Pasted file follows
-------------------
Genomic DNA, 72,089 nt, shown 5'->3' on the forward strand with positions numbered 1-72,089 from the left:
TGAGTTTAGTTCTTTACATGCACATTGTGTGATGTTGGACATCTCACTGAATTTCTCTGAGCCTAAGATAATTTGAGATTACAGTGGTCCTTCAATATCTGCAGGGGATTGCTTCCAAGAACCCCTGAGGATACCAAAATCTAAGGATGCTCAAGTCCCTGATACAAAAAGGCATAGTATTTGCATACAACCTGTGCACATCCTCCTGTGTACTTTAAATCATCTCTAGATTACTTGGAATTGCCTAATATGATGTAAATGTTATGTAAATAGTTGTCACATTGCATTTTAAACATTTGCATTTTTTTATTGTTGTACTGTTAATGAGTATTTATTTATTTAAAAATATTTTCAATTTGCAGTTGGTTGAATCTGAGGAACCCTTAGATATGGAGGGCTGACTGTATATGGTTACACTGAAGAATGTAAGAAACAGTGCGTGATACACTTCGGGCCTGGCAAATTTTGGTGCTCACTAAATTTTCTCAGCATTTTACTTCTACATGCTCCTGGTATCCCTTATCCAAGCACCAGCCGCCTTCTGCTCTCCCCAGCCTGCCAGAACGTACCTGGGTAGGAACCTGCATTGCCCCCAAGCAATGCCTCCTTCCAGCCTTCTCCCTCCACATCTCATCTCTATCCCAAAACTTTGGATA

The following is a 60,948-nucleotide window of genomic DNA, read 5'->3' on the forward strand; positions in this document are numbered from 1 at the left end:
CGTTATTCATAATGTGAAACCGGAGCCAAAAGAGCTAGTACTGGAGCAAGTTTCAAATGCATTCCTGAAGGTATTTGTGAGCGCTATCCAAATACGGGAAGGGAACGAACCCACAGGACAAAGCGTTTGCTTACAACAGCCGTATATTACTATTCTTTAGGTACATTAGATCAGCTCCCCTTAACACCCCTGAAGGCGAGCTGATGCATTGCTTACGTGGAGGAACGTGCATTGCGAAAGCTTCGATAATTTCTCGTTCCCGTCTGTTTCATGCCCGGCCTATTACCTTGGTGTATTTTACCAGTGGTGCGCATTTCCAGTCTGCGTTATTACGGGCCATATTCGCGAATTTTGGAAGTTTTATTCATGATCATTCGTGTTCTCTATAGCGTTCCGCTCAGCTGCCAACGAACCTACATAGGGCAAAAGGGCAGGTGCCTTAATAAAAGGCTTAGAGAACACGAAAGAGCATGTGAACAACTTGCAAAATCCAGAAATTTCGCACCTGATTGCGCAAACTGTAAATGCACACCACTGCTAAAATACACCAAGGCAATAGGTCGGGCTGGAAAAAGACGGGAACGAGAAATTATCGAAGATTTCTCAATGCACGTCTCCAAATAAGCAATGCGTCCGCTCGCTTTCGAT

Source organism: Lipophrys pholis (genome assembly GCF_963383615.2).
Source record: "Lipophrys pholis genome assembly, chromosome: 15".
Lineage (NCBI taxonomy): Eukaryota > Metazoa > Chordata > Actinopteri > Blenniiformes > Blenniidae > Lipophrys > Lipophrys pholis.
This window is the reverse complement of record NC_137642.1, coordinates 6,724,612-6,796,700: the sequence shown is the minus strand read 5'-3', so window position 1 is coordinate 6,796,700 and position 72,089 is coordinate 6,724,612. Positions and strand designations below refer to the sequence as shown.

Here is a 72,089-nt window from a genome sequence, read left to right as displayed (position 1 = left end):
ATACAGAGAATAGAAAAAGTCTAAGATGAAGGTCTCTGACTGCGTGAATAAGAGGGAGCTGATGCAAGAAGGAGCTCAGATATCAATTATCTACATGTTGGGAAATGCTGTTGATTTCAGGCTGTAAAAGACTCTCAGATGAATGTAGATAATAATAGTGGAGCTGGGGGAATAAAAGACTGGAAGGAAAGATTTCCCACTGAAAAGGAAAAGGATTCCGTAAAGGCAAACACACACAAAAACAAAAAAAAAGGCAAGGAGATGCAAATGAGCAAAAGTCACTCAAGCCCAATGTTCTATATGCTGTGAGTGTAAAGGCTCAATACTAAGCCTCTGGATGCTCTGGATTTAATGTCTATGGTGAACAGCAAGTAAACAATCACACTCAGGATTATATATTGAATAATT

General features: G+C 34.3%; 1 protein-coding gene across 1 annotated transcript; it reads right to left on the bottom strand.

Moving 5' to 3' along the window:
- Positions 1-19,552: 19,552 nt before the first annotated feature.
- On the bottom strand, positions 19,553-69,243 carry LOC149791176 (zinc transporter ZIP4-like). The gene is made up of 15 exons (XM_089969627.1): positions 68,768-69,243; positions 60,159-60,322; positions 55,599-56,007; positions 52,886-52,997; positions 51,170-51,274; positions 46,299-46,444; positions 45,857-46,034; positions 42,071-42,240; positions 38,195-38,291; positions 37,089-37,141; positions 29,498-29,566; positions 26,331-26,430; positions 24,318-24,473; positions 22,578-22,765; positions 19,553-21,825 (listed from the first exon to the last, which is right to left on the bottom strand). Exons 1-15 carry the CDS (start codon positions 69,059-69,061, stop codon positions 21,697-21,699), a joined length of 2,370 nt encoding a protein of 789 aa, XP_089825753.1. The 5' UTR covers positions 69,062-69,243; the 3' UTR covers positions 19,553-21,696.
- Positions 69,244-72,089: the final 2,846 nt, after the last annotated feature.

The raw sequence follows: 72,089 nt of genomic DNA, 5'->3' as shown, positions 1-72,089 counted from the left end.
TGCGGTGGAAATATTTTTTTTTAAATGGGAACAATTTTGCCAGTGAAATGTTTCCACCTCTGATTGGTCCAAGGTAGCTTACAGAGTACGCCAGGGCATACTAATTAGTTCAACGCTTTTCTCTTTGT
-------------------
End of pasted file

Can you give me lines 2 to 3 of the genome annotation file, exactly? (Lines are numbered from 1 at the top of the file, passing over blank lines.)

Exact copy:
TGAGTTTAGTTCTTTACATGCACATTGTGTGATGTTGGACATCTCACTGAATTTCTCTGAGCCTAAGATAATTTGAGATTACAGTGGTCCTTCAATATCTGCAGGGGATTGCTTCCAAGAACCCCTGAGGATACCAAAATCTAAGGATGCTCAAGTCCCTGATACAAAAAGGCATAGTATTTGCATACAACCTGTGCACATCCTCCTGTGTACTTTAAATCATCTCTAGATTACTTGGAATTGCCTAATATGATGTAAATGTTATGTAAATAGTTGTCACATTGCATTTTAAACATTTGCATTTTTTTATTGTTGTACTGTTAATGAGTATTTATTTATTTAAAAATATTTTCAATTTGCAGTTGGTTGAATCTGAGGAACCCTTAGATATGGAGGGCTGACTGTATATGGTTACACTGAAGAATGTAAGAAACAGTGCGTGATACACTTCGGGCCTGGCAAATTTTGGTGCTCACTAAATTTTCTCAGCATTTTACTTCTACATGCTCCTGGTATCCCTTATCCAAGCACCAGCCGCCTTCTGCTCTCCCCAGCCTGCCAGAACGTACCTGGGTAGGAACCTGCATTGCCCCCAAGCAATGCCTCCTTCCAGCCTTCTCCCTCCACATCTCATCTCTATCCCAAAACTTTGGATA

The following is a 60,948-nucleotide window of genomic DNA, read 5'->3' on the forward strand; positions in this document are numbered from 1 at the left end: